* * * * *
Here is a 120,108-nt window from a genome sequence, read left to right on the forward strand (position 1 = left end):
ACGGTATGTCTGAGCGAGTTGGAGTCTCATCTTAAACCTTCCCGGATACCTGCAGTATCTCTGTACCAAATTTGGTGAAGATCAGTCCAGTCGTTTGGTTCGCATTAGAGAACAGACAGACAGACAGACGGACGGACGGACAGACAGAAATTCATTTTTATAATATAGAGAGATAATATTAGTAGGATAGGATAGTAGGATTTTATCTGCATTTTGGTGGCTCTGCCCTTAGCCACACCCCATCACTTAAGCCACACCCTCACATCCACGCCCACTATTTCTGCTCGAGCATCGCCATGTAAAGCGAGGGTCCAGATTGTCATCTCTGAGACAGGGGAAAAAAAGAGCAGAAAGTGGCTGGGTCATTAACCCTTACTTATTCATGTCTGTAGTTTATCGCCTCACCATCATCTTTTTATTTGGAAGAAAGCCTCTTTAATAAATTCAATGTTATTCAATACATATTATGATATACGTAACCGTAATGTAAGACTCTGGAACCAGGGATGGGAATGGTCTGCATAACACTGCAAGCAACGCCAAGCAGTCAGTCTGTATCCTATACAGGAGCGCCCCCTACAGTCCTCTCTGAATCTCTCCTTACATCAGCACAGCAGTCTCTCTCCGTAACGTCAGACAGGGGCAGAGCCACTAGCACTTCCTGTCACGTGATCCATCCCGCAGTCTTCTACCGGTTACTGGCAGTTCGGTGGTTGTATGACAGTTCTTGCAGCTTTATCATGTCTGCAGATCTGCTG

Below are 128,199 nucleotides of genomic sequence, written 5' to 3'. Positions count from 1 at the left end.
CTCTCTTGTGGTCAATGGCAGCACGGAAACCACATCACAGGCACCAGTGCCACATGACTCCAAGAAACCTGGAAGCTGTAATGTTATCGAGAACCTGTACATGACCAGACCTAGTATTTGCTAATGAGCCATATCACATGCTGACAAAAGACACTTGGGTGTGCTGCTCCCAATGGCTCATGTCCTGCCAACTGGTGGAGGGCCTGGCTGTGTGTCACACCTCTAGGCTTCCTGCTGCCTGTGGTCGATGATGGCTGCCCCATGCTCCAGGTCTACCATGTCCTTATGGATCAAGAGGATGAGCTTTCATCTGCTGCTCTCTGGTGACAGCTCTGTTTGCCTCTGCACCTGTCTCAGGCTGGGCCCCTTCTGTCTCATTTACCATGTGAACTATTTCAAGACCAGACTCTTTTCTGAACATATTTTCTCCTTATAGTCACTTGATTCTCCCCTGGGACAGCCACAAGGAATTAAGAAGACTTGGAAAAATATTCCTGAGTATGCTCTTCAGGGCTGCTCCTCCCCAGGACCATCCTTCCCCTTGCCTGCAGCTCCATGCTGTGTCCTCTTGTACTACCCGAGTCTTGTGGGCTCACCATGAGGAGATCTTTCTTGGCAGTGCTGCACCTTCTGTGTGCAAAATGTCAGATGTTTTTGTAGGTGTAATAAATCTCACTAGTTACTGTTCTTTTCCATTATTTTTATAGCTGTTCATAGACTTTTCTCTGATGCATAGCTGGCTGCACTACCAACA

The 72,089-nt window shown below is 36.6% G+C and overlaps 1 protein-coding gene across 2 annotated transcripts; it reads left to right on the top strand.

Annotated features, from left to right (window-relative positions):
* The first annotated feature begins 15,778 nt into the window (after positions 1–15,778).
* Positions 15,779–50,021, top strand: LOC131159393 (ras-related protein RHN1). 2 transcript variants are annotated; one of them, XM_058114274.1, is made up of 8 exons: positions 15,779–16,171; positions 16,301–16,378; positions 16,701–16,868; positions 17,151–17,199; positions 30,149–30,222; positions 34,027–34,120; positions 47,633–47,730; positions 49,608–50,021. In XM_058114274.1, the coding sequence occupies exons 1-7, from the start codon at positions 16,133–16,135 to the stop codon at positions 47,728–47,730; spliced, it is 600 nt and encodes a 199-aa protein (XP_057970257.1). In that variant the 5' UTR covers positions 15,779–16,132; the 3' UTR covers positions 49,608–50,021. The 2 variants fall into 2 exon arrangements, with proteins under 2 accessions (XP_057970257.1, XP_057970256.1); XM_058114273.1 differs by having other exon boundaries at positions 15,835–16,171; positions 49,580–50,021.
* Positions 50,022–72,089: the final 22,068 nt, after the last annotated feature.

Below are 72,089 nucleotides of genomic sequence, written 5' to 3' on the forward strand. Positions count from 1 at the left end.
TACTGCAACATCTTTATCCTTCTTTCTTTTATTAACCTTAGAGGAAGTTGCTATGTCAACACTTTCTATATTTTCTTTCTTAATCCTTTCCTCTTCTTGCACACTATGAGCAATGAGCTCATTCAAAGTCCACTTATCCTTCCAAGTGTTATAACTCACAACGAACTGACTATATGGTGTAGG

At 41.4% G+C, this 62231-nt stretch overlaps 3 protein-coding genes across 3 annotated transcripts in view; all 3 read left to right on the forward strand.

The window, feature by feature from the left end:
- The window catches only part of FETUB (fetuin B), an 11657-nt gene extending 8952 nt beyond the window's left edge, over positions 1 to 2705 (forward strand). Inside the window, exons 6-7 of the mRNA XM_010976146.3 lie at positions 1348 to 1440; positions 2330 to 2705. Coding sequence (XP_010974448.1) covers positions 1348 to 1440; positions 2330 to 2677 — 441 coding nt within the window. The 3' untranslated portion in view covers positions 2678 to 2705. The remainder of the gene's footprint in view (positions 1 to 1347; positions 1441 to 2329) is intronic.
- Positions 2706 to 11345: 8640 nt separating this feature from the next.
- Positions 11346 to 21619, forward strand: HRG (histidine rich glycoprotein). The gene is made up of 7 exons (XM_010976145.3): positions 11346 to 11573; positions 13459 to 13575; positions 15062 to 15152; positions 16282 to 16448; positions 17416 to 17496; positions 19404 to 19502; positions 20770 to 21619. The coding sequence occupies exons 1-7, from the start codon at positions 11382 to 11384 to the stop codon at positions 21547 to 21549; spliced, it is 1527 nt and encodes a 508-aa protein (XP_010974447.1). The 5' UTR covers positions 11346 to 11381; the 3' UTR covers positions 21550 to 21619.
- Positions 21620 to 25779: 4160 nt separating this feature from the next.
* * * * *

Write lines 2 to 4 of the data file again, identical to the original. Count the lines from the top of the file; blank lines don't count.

ACGGTATGTCTGAGCGAGTTGGAGTCTCATCTTAAACCTTCCCGGATACCTGCAGTATCTCTGTACCAAATTTGGTGAAGATCAGTCCAGTCGTTTGGTTCGCATTAGAGAACAGACAGACAGACAGACGGACGGACGGACAGACAGAAATTCATTTTTATAATATAGAGAGATAATATTAGTAGGATAGGATAGTAGGATTTTATCTGCATTTTGGTGGCTCTGCCCTTAGCCACACCCCATCACTTAAGCCACACCCTCACATCCACGCCCACTATTTCTGCTCGAGCATCGCCATGTAAAGCGAGGGTCCAGATTGTCATCTCTGAGACAGGGGAAAAAAAGAGCAGAAAGTGGCTGGGTCATTAACCCTTACTTATTCATGTCTGTAGTTTATCGCCTCACCATCATCTTTTTATTTGGAAGAAAGCCTCTTTAATAAATTCAATGTTATTCAATACATATTATGATATACGTAACCGTAATGTAAGACTCTGGAACCAGGGATGGGAATGGTCTGCATAACACTGCAAGCAACGCCAAGCAGTCAGTCTGTATCCTATACAGGAGCGCCCCCTACAGTCCTCTCTGAATCTCTCCTTACATCAGCACAGCAGTCTCTCTCCGTAACGTCAGACAGGGGCAGAGCCACTAGCACTTCCTGTCACGTGATCCATCCCGCAGTCTTCTACCGGTTACTGGCAGTTCGGTGGTTGTATGACAGTTCTTGCAGCTTTATCATGTCTGCAGATCTGCTG

Below are 128,199 nucleotides of genomic sequence, written 5' to 3'. Positions count from 1 at the left end.
CTCTCTTGTGGTCAATGGCAGCACGGAAACCACATCACAGGCACCAGTGCCACATGACTCCAAGAAACCTGGAAGCTGTAATGTTATCGAGAACCTGTACATGACCAGACCTAGTATTTGCTAATGAGCCATATCACATGCTGACAAAAGACACTTGGGTGTGCTGCTCCCAATGGCTCATGTCCTGCCAACTGGTGGAGGGCCTGGCTGTGTGTCACACCTCTAGGCTTCCTGCTGCCTGTGGTCGATGATGGCTGCCCCATGCTCCAGGTCTACCATGTCCTTATGGATCAAGAGGATGAGCTTTCATCTGCTGCTCTCTGGTGACAGCTCTGTTTGCCTCTGCACCTGTCTCAGGCTGGGCCCCTTCTGTCTCATTTACCATGTGAACTATTTCAAGACCAGACTCTTTTCTGAACATATTTTCTCCTTATAGTCACTTGATTCTCCCCTGGGACAGCCACAAGGAATTAAGAAGACTTGGAAAAATATTCCTGAGTATGCTCTTCAGGGCTGCTCCTCCCCAGGACCATCCTTCCCCTTGCCTGCAGCTCCATGCTGTGTCCTCTTGTACTACCCGAGTCTTGTGGGCTCACCATGAGGAGATCTTTCTTGGCAGTGCTGCACCTTCTGTGTGCAAAATGTCAGATGTTTTTGTAGGTGTAATAAATCTCACTAGTTACTGTTCTTTTCCATTATTTTTATAGCTGTTCATAGACTTTTCTCTGATGCATAGCTGGCTGCACTACCAACA